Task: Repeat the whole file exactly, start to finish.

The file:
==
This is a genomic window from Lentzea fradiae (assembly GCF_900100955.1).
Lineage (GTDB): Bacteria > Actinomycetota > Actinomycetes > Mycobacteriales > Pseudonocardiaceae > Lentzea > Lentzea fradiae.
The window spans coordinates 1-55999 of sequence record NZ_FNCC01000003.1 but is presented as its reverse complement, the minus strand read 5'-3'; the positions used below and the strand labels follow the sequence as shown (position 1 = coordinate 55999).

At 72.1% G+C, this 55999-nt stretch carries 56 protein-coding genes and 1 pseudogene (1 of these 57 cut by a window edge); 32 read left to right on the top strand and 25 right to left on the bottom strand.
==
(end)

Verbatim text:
This is a genomic window from Lentzea fradiae (assembly GCF_900100955.1).
Lineage (GTDB): Bacteria > Actinomycetota > Actinomycetes > Mycobacteriales > Pseudonocardiaceae > Lentzea > Lentzea fradiae.
The window spans coordinates 1-55999 of sequence record NZ_FNCC01000003.1 but is presented as its reverse complement, the minus strand read 5'-3'; the positions used below and the strand labels follow the sequence as shown (position 1 = coordinate 55999).

At 72.1% G+C, this 55999-nt stretch carries 56 protein-coding genes and 1 pseudogene (1 of these 57 cut by a window edge); 32 read left to right on the top strand and 25 right to left on the bottom strand.